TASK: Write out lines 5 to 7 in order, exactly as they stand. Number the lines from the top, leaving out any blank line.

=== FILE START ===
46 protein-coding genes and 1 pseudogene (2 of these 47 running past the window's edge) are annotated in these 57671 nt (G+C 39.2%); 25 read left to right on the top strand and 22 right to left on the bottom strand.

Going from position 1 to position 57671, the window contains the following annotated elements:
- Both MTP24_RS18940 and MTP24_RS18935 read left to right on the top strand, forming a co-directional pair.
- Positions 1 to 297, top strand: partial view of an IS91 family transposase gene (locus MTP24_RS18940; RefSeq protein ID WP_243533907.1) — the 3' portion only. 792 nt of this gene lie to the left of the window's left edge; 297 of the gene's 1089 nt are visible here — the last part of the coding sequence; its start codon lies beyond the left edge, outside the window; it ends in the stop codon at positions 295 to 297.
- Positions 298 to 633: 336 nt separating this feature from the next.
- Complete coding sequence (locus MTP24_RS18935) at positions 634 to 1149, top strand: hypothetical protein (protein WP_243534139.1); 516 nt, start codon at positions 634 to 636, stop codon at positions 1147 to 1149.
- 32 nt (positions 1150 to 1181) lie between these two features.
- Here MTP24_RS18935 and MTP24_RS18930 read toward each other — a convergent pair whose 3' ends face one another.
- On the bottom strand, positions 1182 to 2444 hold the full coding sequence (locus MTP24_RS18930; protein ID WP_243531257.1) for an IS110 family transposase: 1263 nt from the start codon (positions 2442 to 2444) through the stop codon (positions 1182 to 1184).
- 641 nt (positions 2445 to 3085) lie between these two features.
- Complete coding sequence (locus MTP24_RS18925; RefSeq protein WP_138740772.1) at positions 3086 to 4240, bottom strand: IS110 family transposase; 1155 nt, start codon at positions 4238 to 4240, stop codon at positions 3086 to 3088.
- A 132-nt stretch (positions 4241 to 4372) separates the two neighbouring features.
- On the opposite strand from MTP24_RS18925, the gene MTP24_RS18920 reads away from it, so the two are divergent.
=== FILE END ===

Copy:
- Positions 298 to 633: 336 nt separating this feature from the next.
- Complete coding sequence (locus MTP24_RS18935) at positions 634 to 1149, top strand: hypothetical protein (protein WP_243534139.1); 516 nt, start codon at positions 634 to 636, stop codon at positions 1147 to 1149.
- 32 nt (positions 1150 to 1181) lie between these two features.